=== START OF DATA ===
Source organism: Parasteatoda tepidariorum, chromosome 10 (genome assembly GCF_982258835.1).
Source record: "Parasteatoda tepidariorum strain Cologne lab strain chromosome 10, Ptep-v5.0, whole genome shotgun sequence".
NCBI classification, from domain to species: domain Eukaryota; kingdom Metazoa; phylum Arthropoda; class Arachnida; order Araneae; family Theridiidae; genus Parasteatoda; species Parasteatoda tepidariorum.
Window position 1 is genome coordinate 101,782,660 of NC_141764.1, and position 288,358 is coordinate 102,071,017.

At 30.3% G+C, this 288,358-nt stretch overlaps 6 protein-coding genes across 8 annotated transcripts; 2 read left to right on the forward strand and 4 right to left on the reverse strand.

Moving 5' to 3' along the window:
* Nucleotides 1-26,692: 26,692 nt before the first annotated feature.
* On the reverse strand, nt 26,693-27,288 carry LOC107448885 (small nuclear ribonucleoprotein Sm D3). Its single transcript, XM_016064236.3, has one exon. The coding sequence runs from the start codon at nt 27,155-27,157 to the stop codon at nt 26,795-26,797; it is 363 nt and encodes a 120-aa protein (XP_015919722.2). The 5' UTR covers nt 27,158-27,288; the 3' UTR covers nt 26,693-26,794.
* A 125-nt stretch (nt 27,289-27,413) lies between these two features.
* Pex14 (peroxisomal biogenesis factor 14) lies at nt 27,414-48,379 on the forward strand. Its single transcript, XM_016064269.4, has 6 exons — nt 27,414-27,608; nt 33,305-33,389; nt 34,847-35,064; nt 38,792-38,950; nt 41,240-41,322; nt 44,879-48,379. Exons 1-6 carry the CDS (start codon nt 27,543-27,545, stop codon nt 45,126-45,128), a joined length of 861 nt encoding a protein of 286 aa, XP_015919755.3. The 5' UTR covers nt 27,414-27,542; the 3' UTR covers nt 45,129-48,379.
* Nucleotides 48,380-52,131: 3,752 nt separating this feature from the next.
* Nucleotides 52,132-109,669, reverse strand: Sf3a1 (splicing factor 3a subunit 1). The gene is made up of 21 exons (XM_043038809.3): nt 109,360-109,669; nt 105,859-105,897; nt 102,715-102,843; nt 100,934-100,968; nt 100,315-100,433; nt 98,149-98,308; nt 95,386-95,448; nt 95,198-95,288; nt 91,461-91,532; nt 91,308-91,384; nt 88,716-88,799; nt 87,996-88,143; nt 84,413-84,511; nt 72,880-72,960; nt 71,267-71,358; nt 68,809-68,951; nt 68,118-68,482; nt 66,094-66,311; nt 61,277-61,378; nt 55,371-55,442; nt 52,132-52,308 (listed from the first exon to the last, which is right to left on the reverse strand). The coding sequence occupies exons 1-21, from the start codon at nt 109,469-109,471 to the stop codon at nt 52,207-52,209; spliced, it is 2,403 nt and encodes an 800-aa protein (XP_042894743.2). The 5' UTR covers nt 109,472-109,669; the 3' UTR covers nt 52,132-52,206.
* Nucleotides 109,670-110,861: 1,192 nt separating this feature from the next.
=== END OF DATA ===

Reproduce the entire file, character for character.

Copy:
Source organism: Parasteatoda tepidariorum, chromosome 10 (genome assembly GCF_982258835.1).
Source record: "Parasteatoda tepidariorum strain Cologne lab strain chromosome 10, Ptep-v5.0, whole genome shotgun sequence".
NCBI classification, from domain to species: domain Eukaryota; kingdom Metazoa; phylum Arthropoda; class Arachnida; order Araneae; family Theridiidae; genus Parasteatoda; species Parasteatoda tepidariorum.
Window position 1 is genome coordinate 101,782,660 of NC_141764.1, and position 288,358 is coordinate 102,071,017.

At 30.3% G+C, this 288,358-nt stretch overlaps 6 protein-coding genes across 8 annotated transcripts; 2 read left to right on the forward strand and 4 right to left on the reverse strand.

Moving 5' to 3' along the window:
* Nucleotides 1-26,692: 26,692 nt before the first annotated feature.
* On the reverse strand, nt 26,693-27,288 carry LOC107448885 (small nuclear ribonucleoprotein Sm D3). Its single transcript, XM_016064236.3, has one exon. The coding sequence runs from the start codon at nt 27,155-27,157 to the stop codon at nt 26,795-26,797; it is 363 nt and encodes a 120-aa protein (XP_015919722.2). The 5' UTR covers nt 27,158-27,288; the 3' UTR covers nt 26,693-26,794.
* A 125-nt stretch (nt 27,289-27,413) lies between these two features.
* Pex14 (peroxisomal biogenesis factor 14) lies at nt 27,414-48,379 on the forward strand. Its single transcript, XM_016064269.4, has 6 exons — nt 27,414-27,608; nt 33,305-33,389; nt 34,847-35,064; nt 38,792-38,950; nt 41,240-41,322; nt 44,879-48,379. Exons 1-6 carry the CDS (start codon nt 27,543-27,545, stop codon nt 45,126-45,128), a joined length of 861 nt encoding a protein of 286 aa, XP_015919755.3. The 5' UTR covers nt 27,414-27,542; the 3' UTR covers nt 45,129-48,379.
* Nucleotides 48,380-52,131: 3,752 nt separating this feature from the next.
* Nucleotides 52,132-109,669, reverse strand: Sf3a1 (splicing factor 3a subunit 1). The gene is made up of 21 exons (XM_043038809.3): nt 109,360-109,669; nt 105,859-105,897; nt 102,715-102,843; nt 100,934-100,968; nt 100,315-100,433; nt 98,149-98,308; nt 95,386-95,448; nt 95,198-95,288; nt 91,461-91,532; nt 91,308-91,384; nt 88,716-88,799; nt 87,996-88,143; nt 84,413-84,511; nt 72,880-72,960; nt 71,267-71,358; nt 68,809-68,951; nt 68,118-68,482; nt 66,094-66,311; nt 61,277-61,378; nt 55,371-55,442; nt 52,132-52,308 (listed from the first exon to the last, which is right to left on the reverse strand). The coding sequence occupies exons 1-21, from the start codon at nt 109,469-109,471 to the stop codon at nt 52,207-52,209; spliced, it is 2,403 nt and encodes an 800-aa protein (XP_042894743.2). The 5' UTR covers nt 109,472-109,669; the 3' UTR covers nt 52,132-52,206.
* Nucleotides 109,670-110,861: 1,192 nt separating this feature from the next.